At least 10 people have been killed in an apparent US drone attack in Pakistan's North Waziristan tribal region.
Pakistani security officials said the missile strikes on Wednesday targeted a compound believed to belong to anti-government fighters in the northwest region near the Afghan border.
Two missiles hit the compound in Tappi, about 10km southeast of Miranshah, the main town in North Waziristan.
"The attack triggered fire in the compound and 10 militants were killed," one official told the AFP news agency on condition of anonymity because he was not authorised to speak to the media.
Among the dead were foreign fighters from Central Asia, another security official said, without elaborating.
'Focused' US effort
US President Barack Obama confirmed last month for the first time that US unmanned drones have targeted Taliban and al-Qaeda fighters on Pakistani soil, a programme that has escalated under his administration.
Obama confirmed last month that US drones target Taliban and al-Qaeda fighters in Pakistan [Al Jazeera]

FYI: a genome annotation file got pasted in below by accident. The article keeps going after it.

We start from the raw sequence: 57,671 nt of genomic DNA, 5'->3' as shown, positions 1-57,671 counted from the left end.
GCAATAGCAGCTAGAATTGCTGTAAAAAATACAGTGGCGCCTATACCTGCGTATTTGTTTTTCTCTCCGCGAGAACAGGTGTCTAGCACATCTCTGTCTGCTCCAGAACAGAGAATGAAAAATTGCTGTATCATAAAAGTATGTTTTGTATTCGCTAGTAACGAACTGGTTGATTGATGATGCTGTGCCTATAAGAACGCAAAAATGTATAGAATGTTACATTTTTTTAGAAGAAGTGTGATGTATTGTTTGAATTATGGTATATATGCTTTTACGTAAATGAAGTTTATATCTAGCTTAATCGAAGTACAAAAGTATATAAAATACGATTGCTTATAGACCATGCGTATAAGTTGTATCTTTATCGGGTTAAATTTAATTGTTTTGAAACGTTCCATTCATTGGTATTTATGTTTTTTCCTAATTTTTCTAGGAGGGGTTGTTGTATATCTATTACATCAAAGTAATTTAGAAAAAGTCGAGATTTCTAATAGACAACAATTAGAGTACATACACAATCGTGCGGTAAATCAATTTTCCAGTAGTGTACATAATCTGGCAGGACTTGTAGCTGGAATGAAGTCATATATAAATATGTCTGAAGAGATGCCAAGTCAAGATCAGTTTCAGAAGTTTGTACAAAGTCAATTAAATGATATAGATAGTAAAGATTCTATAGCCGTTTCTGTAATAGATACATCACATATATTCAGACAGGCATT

Obama said the strikes were a "targeted focused effort at people who are on a list of active terrorists".
US officials say Pakistan's tribal belt provides sanctuary to Taliban fighters waging war in Afghanistan, al-Qaeda groups plotting attacks on the West, Pakistani Taliban fighters who routinely bomb Pakistan, and other foreign fighters.
North Waziristan is the most notorious of all Pakistan's seven semi-autonomous tribal districts and has been a major focus of US pressure on the Islamabad government to take sterner action against fighters crossing between Afghan and Pakistani territory.
However, the controversial drone programme run by the CIA has often been met with protests in Pakistan amid concerns of civilian casualties. The Pakistani government publicly protests the operations, but is believed to support them.
The New America Foundation, a think tank in Washington, says drone strikes in Pakistan have killed between 1,715 and 2,680 people in the past eight years.
According to the AFP news agency, the number of missiles that struck the tribal region went down from 101 in 2010 to 64 in 2011.